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Different tracks for different horses

post #1 of 11
Thread Starter 
Hey guys,

just started riding my K2 seth viscious and love them. I am a level 9 skier who is comfortable in all terrain, but have recently noticed problems with my outside edge control on wider skis. Right at the point when I am finishing turns my outside ski angles in on the other creating wash rather than a clean groove. Maybe the easiest way to visualise it is to imagine my ski's breaking out of parallel and making a small 'pizza slice' for an instant right at the end of the turn...

the reason why i am seeking advice is because i have noticed alot of young skiers opting for +95mm skis as all mountain skis; trying to make them jump, carve and dance short radius turns in all conditions. So my question: is it the tool or just a lapse in my technique (if so what), and can a +95mm wide ski really be made to carve efficient short radius turns or is it a case of different tracks for different horses?

bit lenghty but cheers
post #2 of 11

Please don't play the ponies!

Tom,

I don't have the facts in front of me, but it's my recollection that wider skis tend to have larger turn radii. They don't necessarily have to be that way. In theory a wider ski only means you are going to need a slightly longer amount of time to change from edge to edge. This could be compensated for by fattening the tip and tail to get a short radius sidecut, but the old Elan SCX's proved the marketability of skis that resembled clown feet. Even slalom skis have to be skidded through 30 foot radius turns. There are no race tracks for miniature ponies.

Having a wedge creep in to your turns, even a very brief tiny one is symptomatic of a technique issue (IMHO). Having a wedge appear at turn completion/initiation is a common issue. Common contributing factors include weight in the back seat, too much steering of the outside foot, too much leaning of the upper body and not enough movement of the hips. For a tiny wedge, these would need to be "tiny" contributing factors. On the other hand, I've seen wedges appear in frame by frame analysis of high end skiing that looked top notch when viewed at full speed. This would not necessarily be something worth "fixing", especially if the problem goes away on other gear. Have you considered checking things during a demo day?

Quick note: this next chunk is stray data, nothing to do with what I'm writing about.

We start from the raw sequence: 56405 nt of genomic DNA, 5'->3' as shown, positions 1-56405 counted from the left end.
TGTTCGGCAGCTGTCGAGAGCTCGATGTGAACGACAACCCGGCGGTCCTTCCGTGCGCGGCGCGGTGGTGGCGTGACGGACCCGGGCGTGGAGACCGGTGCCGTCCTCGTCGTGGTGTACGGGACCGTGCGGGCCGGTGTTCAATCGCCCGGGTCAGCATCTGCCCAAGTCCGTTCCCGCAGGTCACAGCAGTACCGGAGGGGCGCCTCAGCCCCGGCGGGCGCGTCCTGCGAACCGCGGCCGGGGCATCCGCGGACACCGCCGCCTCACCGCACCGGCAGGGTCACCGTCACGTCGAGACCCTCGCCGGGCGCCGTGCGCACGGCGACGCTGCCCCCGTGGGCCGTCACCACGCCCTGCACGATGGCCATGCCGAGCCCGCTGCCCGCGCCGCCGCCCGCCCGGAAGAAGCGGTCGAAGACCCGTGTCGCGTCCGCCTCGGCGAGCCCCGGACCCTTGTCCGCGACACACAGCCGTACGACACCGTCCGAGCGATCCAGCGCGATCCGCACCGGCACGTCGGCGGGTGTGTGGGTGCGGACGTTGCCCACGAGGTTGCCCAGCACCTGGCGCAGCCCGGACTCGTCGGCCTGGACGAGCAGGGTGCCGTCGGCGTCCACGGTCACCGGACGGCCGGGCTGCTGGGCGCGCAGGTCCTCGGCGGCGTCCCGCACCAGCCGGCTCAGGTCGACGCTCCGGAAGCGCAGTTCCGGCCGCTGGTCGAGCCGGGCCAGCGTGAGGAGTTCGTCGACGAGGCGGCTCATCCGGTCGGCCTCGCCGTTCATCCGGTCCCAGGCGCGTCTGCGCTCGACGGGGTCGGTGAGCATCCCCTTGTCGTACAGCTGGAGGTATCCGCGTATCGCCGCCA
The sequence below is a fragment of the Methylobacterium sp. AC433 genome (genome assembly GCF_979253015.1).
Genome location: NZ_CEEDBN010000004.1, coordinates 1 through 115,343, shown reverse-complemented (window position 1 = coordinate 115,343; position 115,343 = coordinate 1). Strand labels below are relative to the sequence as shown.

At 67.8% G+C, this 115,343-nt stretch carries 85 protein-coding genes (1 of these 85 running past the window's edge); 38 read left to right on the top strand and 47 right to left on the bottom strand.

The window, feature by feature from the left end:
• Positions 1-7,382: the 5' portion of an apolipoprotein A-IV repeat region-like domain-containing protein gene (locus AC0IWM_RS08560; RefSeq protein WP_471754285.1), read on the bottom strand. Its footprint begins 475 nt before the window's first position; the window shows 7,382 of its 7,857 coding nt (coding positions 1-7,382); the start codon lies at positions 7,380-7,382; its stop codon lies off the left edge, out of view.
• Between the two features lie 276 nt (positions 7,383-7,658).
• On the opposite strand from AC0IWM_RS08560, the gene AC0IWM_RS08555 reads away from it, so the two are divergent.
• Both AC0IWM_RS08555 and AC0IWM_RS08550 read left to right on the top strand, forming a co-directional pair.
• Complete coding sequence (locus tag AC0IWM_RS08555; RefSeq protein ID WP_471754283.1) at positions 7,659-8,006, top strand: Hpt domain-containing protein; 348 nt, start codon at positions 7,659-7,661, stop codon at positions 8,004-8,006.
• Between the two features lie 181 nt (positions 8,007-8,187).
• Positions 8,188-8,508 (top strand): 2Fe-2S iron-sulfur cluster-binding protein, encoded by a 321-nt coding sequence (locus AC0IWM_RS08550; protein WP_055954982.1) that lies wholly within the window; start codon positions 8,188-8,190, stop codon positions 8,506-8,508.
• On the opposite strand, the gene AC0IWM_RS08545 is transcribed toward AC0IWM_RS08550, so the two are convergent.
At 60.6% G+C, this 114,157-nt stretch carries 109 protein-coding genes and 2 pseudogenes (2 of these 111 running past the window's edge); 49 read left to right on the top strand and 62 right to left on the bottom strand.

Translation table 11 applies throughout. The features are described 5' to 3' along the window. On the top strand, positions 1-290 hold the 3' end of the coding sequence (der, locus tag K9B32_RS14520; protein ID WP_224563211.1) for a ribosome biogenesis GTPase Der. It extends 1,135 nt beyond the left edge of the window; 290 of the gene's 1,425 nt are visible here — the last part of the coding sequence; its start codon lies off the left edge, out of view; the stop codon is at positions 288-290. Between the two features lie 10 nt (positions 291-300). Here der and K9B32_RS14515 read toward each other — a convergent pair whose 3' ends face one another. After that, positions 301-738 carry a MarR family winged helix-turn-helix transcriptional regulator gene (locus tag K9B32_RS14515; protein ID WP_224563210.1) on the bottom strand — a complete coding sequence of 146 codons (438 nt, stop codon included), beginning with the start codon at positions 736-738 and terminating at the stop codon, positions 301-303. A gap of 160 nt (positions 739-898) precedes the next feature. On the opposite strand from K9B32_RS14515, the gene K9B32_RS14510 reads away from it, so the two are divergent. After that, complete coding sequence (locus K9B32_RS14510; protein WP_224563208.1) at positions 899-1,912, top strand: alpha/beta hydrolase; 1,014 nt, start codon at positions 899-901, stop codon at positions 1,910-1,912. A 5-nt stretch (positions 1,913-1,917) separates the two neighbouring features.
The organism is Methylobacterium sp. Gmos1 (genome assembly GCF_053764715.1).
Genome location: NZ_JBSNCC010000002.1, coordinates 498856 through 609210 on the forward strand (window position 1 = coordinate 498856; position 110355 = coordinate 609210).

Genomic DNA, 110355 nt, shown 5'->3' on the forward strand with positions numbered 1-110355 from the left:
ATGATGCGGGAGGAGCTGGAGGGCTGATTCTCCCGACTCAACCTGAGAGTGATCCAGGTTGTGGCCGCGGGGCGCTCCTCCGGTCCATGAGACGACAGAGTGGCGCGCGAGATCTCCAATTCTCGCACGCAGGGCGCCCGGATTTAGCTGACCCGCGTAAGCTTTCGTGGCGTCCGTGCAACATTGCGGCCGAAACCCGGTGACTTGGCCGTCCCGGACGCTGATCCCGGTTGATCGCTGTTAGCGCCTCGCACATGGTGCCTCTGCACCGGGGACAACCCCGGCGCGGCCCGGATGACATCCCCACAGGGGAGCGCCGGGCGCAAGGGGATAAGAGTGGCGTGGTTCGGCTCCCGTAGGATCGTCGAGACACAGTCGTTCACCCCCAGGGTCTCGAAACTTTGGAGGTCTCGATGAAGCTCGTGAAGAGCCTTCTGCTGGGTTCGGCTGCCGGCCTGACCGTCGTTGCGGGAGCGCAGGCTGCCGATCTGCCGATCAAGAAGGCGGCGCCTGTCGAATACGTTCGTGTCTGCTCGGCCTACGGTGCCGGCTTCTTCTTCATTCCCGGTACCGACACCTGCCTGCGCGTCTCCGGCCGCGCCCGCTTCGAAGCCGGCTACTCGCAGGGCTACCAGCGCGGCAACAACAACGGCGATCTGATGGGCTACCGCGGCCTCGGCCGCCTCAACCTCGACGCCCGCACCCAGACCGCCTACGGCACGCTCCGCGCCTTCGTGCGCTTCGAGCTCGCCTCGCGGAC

If you want to get the most accurate analysis from the Bears, you should get videoed.
post #3 of 11
Tom, two questions, what type of snow conditions are you experiencing this, and does this happen all the time, or typically later in the day?

The biggest thing that I have noticed when skiing wider skis (around 100mm underfoot) is the need to go a little bit tigher on the upper of my boot (this is to counter that natural tendency for the ski to want to be flat and try to torque my knee to get flat).

Also, consider that the sidecut of the Vicious was based on snowboards, it will be slightly different (I know on my Vicious, they feel like very much like a snowboarding skarve on hardpack).
post #4 of 11
Tom on a wider ski the center of your foot is much farther from the line of force directed at the inside edge of the outside ski. This fact will exasperate any tendency to pronate inside the boot. The result of increased pronation is needing to tuck the outside knee in to compensate and a resulting small wedge (A framing).